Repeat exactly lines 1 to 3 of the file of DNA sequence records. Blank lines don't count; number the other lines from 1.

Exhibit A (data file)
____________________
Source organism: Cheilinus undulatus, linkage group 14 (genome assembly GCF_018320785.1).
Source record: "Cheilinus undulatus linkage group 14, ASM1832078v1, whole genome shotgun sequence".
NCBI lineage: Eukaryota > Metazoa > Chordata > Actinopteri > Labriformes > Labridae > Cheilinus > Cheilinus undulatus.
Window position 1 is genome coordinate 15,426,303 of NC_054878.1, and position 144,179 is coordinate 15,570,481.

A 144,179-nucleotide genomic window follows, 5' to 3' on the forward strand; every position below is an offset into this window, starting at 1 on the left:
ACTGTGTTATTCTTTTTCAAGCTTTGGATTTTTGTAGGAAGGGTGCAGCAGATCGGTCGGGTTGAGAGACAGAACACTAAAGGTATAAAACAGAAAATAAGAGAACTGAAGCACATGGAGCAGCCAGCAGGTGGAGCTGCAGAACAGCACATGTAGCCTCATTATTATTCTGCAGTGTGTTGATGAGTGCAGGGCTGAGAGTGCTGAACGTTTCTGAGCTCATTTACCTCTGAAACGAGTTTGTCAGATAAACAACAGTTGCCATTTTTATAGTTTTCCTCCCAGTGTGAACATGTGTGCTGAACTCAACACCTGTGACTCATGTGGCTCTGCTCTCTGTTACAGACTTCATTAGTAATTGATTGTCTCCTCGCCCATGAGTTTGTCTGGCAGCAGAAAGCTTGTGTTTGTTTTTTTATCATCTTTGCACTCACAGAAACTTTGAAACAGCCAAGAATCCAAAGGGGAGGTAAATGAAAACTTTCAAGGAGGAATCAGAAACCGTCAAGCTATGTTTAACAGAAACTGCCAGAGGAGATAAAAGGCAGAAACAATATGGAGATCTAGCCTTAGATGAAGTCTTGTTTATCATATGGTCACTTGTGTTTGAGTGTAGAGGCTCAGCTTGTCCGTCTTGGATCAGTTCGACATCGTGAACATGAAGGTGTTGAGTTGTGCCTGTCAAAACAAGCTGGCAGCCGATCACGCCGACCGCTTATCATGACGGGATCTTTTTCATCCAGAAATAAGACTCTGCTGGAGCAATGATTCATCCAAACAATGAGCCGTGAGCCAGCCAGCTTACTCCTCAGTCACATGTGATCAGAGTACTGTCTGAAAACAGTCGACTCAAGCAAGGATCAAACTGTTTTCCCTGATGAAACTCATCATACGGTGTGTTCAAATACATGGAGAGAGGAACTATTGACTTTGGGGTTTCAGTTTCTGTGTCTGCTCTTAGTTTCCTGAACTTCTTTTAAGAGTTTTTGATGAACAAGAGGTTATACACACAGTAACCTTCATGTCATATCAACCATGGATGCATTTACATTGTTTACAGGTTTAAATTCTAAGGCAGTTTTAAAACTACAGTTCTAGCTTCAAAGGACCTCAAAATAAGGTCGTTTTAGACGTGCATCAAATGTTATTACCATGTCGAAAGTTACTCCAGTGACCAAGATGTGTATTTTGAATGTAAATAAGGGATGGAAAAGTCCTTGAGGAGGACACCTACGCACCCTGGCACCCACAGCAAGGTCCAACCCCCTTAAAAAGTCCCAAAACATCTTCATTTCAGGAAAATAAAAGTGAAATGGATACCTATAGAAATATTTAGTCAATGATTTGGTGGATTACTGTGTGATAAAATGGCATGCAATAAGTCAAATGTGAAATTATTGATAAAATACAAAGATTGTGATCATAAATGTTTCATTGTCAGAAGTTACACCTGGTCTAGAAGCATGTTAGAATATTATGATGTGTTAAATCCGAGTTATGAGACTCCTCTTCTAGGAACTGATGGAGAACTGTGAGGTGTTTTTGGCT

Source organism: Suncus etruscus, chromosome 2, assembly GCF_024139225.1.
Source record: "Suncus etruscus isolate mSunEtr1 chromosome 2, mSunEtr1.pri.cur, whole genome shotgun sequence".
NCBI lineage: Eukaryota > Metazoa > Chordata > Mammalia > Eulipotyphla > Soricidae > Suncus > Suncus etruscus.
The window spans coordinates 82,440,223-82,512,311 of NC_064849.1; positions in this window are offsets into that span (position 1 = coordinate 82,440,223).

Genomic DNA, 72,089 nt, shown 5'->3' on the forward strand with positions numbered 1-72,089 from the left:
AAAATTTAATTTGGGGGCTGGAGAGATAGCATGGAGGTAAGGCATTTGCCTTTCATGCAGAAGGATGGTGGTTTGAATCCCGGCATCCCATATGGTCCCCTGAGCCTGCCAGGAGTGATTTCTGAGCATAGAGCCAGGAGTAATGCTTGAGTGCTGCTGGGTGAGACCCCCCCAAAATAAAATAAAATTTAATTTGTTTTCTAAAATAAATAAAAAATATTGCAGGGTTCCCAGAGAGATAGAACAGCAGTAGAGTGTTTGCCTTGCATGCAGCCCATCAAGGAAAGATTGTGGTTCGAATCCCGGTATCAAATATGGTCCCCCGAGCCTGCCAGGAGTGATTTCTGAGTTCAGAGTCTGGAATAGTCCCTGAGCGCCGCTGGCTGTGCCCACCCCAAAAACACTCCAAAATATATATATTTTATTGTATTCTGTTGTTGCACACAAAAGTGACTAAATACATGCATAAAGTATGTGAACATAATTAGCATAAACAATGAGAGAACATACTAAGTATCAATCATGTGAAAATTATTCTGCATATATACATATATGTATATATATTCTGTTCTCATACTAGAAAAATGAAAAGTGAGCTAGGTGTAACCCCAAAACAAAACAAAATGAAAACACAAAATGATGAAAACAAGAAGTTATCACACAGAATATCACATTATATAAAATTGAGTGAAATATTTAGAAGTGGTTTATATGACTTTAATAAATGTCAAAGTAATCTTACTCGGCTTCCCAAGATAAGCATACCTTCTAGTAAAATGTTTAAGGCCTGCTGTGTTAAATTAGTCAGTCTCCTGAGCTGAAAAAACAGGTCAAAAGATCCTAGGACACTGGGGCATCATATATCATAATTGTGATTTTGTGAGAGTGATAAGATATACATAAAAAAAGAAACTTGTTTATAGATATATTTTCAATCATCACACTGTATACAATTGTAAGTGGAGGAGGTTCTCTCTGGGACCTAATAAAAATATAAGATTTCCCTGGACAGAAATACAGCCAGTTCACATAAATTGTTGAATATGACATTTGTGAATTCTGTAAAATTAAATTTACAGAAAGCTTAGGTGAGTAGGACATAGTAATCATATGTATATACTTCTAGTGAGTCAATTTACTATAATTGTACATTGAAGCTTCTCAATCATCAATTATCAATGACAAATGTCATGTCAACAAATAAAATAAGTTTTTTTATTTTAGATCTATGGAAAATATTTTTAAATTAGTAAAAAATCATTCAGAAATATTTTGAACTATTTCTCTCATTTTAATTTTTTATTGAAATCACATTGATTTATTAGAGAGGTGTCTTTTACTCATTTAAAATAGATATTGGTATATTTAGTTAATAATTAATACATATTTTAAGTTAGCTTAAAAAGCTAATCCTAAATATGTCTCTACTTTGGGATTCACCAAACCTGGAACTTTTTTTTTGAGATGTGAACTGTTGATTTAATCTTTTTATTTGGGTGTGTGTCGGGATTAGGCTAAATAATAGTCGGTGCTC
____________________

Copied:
Source organism: Cheilinus undulatus, linkage group 14 (genome assembly GCF_018320785.1).
Source record: "Cheilinus undulatus linkage group 14, ASM1832078v1, whole genome shotgun sequence".
NCBI lineage: Eukaryota > Metazoa > Chordata > Actinopteri > Labriformes > Labridae > Cheilinus > Cheilinus undulatus.